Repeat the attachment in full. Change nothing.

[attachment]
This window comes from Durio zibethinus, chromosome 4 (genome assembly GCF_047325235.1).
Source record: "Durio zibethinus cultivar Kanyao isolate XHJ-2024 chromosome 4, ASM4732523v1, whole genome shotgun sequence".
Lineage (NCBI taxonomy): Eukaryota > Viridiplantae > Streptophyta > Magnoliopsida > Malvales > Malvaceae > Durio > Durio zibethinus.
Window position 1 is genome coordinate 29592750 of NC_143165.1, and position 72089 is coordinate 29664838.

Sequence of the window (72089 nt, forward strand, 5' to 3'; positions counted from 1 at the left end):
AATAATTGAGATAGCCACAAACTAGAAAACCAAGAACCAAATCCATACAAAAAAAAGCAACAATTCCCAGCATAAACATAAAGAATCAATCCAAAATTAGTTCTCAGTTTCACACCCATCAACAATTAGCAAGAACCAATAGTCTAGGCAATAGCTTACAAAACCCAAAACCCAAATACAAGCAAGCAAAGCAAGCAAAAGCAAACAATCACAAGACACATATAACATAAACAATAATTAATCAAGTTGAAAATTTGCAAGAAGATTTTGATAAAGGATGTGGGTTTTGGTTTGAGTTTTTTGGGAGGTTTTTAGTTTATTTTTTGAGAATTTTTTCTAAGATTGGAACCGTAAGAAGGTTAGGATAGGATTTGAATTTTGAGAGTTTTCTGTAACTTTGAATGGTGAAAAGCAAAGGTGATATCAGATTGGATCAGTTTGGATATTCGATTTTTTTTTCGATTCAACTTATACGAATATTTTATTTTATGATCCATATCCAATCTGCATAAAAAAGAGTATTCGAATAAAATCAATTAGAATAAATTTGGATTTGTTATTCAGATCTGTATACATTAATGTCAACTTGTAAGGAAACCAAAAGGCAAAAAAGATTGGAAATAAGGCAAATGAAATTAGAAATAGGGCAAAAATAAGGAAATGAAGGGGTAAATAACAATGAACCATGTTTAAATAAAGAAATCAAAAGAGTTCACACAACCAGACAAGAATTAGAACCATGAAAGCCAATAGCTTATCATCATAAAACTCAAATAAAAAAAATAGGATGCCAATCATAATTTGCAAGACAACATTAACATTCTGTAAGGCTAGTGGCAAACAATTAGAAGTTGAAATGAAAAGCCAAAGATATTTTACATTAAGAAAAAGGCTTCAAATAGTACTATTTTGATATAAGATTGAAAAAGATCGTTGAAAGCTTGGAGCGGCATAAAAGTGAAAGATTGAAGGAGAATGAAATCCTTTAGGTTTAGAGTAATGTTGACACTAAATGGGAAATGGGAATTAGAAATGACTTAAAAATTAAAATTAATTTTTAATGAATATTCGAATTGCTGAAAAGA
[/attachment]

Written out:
This window comes from Durio zibethinus, chromosome 4 (genome assembly GCF_047325235.1).
Source record: "Durio zibethinus cultivar Kanyao isolate XHJ-2024 chromosome 4, ASM4732523v1, whole genome shotgun sequence".
Lineage (NCBI taxonomy): Eukaryota > Viridiplantae > Streptophyta > Magnoliopsida > Malvales > Malvaceae > Durio > Durio zibethinus.
Window position 1 is genome coordinate 29592750 of NC_143165.1, and position 72089 is coordinate 29664838.

Sequence of the window (72089 nt, forward strand, 5' to 3'; positions counted from 1 at the left end):
AATAATTGAGATAGCCACAAACTAGAAAACCAAGAACCAAATCCATACAAAAAAAAGCAACAATTCCCAGCATAAACATAAAGAATCAATCCAAAATTAGTTCTCAGTTTCACACCCATCAACAATTAGCAAGAACCAATAGTCTAGGCAATAGCTTACAAAACCCAAAACCCAAATACAAGCAAGCAAAGCAAGCAAAAGCAAACAATCACAAGACACATATAACATAAACAATAATTAATCAAGTTGAAAATTTGCAAGAAGATTTTGATAAAGGATGTGGGTTTTGGTTTGAGTTTTTTGGGAGGTTTTTAGTTTATTTTTTGAGAATTTTTTCTAAGATTGGAACCGTAAGAAGGTTAGGATAGGATTTGAATTTTGAGAGTTTTCTGTAACTTTGAATGGTGAAAAGCAAAGGTGATATCAGATTGGATCAGTTTGGATATTCGATTTTTTTTTCGATTCAACTTATACGAATATTTTATTTTATGATCCATATCCAATCTGCATAAAAAAGAGTATTCGAATAAAATCAATTAGAATAAATTTGGATTTGTTATTCAGATCTGTATACATTAATGTCAACTTGTAAGGAAACCAAAAGGCAAAAAAGATTGGAAATAAGGCAAATGAAATTAGAAATAGGGCAAAAATAAGGAAATGAAGGGGTAAATAACAATGAACCATGTTTAAATAAAGAAATCAAAAGAGTTCACACAACCAGACAAGAATTAGAACCATGAAAGCCAATAGCTTATCATCATAAAACTCAAATAAAAAAAATAGGATGCCAATCATAATTTGCAAGACAACATTAACATTCTGTAAGGCTAGTGGCAAACAATTAGAAGTTGAAATGAAAAGCCAAAGATATTTTACATTAAGAAAAAGGCTTCAAATAGTACTATTTTGATATAAGATTGAAAAAGATCGTTGAAAGCTTGGAGCGGCATAAAAGTGAAAGATTGAAGGAGAATGAAATCCTTTAGGTTTAGAGTAATGTTGACACTAAATGGGAAATGGGAATTAGAAATGACTTAAAAATTAAAATTAATTTTTAATGAATATTCGAATTGCTGAAAAGA